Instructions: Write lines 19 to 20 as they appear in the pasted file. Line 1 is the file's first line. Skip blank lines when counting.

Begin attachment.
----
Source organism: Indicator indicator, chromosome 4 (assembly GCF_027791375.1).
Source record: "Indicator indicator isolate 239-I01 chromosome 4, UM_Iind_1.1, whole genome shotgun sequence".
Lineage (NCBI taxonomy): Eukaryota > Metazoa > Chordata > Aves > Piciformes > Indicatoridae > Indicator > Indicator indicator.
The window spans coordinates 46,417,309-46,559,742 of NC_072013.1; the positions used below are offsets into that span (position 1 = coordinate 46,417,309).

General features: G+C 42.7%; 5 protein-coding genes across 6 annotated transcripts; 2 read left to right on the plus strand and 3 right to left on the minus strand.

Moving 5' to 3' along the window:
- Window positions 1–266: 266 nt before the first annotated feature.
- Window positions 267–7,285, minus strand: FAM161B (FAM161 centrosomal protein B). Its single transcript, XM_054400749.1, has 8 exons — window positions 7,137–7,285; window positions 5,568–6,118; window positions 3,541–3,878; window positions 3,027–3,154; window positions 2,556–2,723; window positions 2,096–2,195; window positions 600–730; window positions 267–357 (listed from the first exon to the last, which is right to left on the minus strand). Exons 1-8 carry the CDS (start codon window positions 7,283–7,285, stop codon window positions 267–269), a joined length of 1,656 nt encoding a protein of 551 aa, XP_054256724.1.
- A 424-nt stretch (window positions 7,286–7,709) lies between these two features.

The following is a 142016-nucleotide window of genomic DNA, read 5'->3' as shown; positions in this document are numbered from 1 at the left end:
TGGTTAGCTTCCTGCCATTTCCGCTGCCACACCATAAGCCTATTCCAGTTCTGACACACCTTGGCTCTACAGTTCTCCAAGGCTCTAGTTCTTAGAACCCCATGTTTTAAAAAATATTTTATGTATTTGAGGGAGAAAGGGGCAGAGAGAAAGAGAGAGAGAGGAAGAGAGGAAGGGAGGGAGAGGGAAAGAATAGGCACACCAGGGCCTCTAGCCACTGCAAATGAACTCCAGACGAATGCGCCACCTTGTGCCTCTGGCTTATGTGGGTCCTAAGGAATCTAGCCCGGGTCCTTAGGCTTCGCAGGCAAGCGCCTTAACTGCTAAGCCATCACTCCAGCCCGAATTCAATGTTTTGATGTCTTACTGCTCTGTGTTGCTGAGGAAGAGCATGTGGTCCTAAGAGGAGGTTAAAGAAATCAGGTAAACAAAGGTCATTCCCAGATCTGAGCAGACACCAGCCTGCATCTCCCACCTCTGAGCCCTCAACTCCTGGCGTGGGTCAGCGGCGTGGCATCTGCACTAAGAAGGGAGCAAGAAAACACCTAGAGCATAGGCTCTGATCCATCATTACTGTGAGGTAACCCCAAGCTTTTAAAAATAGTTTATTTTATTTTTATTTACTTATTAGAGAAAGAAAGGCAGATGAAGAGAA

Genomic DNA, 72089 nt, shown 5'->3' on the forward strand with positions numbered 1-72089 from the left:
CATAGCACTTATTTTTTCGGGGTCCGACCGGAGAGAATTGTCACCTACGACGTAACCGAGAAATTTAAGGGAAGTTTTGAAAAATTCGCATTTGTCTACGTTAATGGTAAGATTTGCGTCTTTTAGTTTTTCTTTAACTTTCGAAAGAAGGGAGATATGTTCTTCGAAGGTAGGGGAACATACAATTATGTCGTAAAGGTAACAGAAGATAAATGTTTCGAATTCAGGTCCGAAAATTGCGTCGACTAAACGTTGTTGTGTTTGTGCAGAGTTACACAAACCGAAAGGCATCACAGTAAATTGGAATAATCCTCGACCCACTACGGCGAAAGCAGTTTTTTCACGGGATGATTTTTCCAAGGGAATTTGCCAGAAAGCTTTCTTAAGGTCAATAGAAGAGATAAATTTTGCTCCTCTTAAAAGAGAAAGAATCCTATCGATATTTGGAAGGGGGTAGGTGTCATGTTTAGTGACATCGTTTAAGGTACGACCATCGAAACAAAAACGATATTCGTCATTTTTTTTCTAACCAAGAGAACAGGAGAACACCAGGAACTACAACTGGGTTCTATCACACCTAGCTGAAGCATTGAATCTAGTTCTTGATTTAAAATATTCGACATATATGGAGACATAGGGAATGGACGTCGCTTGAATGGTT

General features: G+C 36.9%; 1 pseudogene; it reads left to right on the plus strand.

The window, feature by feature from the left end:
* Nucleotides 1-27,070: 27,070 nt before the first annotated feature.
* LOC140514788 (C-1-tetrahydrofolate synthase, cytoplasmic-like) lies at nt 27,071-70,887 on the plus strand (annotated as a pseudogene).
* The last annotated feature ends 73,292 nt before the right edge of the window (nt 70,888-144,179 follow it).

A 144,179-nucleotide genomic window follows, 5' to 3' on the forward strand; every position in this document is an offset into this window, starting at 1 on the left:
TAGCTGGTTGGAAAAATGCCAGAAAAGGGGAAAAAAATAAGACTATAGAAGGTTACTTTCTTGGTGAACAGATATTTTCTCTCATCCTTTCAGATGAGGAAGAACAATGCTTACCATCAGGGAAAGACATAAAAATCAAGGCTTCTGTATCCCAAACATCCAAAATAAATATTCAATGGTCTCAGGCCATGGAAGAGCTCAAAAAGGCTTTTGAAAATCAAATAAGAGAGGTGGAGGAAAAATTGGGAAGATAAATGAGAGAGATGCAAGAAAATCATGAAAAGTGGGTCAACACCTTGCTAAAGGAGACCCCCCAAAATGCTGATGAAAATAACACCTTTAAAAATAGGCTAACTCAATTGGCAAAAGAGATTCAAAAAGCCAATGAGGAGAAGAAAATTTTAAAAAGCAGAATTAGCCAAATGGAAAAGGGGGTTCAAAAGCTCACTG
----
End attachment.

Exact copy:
A 144,179-nucleotide genomic window follows, 5' to 3' on the forward strand; every position in this document is an offset into this window, starting at 1 on the left:
TAGCTGGTTGGAAAAATGCCAGAAAAGGGGAAAAAAATAAGACTATAGAAGGTTACTTTCTTGGTGAACAGATATTTTCTCTCATCCTTTCAGATGAGGAAGAACAATGCTTACCATCAGGGAAAGACATAAAAATCAAGGCTTCTGTATCCCAAACATCCAAAATAAATATTCAATGGTCTCAGGCCATGGAAGAGCTCAAAAAGGCTTTTGAAAATCAAATAAGAGAGGTGGAGGAAAAATTGGGAAGATAAATGAGAGAGATGCAAGAAAATCATGAAAAGTGGGTCAACACCTTGCTAAAGGAGACCCCCCAAAATGCTGATGAAAATAACACCTTTAAAAATAGGCTAACTCAATTGGCAAAAGAGATTCAAAAAGCCAATGAGGAGAAGAAAATTTTAAAAAGCAGAATTAGCCAAATGGAAAAGGGGGTTCAAAAGCTCACTG